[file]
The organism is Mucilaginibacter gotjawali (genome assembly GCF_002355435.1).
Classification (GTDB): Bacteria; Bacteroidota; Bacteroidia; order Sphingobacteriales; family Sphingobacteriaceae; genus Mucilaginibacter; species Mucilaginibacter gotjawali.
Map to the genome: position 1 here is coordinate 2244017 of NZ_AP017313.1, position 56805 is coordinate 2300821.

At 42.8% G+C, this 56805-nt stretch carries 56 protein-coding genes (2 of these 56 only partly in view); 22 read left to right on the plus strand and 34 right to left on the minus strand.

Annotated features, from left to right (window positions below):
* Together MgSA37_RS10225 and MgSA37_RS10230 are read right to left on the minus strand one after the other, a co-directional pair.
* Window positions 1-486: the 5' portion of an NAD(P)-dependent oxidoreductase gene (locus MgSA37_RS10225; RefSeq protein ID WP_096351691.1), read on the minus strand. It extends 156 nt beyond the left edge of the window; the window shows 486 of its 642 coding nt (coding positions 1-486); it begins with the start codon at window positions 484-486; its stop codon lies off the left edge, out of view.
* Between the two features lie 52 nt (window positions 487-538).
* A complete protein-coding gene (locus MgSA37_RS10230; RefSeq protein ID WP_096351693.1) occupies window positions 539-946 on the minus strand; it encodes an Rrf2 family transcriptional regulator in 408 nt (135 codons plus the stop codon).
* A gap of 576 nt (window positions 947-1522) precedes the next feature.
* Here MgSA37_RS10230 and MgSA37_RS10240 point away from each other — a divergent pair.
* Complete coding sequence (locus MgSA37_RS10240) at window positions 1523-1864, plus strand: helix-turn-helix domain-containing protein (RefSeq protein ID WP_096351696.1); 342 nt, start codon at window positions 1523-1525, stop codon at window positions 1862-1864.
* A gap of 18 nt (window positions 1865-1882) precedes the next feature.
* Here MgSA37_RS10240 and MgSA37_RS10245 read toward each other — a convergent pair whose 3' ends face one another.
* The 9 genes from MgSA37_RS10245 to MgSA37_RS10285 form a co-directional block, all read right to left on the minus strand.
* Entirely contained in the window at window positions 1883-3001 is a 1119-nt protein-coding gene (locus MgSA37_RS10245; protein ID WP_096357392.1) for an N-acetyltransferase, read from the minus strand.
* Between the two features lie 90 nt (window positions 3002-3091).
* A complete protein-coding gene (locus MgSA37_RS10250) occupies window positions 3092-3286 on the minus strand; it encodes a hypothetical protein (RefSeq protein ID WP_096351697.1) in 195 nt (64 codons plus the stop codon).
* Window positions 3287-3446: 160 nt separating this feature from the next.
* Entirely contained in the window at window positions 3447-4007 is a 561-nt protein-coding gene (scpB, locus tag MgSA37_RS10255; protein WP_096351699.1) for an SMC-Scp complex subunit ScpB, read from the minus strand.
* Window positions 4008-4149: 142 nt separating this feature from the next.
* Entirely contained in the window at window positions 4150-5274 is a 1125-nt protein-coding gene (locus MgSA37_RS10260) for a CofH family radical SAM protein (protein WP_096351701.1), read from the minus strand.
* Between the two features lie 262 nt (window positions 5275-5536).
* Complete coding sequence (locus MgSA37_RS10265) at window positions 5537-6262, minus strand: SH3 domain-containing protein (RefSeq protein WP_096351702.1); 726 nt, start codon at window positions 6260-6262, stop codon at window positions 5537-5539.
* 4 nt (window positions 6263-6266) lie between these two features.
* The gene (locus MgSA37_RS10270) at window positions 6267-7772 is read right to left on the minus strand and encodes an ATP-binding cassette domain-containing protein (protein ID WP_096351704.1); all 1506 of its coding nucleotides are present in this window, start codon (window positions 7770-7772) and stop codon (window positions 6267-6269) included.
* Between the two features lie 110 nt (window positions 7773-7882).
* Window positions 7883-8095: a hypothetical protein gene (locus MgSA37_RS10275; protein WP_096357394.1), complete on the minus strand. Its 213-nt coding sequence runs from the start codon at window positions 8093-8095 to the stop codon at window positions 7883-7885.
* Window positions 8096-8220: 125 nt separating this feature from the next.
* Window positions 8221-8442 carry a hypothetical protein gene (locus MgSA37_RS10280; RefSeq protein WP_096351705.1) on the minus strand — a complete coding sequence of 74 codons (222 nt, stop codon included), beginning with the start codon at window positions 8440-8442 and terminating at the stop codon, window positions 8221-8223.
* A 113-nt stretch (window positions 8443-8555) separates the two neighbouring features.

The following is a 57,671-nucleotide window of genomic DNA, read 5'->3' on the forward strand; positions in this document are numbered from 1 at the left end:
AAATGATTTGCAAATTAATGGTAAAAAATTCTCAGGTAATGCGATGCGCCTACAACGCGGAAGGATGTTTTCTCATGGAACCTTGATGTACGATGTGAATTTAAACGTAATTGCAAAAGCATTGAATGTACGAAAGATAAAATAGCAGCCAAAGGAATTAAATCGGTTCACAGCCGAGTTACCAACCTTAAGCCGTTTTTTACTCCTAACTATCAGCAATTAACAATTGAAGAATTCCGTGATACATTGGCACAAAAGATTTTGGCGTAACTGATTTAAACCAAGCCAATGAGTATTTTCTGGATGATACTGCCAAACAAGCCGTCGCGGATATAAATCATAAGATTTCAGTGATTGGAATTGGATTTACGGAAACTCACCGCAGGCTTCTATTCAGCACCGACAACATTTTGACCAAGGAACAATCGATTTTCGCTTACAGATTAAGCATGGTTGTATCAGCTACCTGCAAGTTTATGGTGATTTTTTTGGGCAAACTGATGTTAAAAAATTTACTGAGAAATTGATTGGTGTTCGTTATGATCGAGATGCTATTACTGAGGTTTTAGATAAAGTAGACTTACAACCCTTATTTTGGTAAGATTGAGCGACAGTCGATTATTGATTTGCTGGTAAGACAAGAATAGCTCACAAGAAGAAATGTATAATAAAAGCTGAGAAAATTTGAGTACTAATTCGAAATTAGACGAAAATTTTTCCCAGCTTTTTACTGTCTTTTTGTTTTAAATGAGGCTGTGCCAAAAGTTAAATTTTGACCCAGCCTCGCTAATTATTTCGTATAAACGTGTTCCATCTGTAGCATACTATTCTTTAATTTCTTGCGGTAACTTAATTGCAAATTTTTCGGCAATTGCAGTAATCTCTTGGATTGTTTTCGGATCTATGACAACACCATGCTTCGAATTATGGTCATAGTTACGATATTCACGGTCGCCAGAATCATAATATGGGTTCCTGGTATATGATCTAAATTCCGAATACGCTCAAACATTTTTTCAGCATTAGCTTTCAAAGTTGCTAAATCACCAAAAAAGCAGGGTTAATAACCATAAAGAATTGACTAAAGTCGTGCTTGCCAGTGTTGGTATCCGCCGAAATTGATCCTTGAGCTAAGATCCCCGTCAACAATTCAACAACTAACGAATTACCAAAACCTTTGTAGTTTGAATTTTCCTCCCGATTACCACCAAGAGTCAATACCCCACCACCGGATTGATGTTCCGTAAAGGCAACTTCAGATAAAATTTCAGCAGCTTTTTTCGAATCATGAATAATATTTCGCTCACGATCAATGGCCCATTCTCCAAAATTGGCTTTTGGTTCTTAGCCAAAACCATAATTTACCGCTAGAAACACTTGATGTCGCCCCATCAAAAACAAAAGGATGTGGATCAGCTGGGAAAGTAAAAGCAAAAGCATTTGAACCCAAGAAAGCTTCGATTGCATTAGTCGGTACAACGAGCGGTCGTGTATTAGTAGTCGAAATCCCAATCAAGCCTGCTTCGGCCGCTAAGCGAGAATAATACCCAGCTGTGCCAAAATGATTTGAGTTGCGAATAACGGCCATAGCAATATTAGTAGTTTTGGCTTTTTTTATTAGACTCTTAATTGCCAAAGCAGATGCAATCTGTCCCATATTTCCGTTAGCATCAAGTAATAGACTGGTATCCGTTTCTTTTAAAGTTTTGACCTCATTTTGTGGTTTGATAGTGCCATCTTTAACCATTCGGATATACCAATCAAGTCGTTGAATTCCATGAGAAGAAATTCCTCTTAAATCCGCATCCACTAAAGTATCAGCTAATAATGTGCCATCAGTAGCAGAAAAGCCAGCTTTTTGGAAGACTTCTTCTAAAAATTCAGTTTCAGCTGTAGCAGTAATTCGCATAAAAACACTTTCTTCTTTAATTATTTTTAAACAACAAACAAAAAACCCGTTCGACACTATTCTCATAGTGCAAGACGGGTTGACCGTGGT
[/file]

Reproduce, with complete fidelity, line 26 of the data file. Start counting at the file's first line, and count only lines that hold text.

* The gene (locus MgSA37_RS10270) at window positions 6267-7772 is read right to left on the minus strand and encodes an ATP-binding cassette domain-containing protein (protein ID WP_096351704.1); all 1506 of its coding nucleotides are present in this window, start codon (window positions 7770-7772) and stop codon (window positions 6267-6269) included.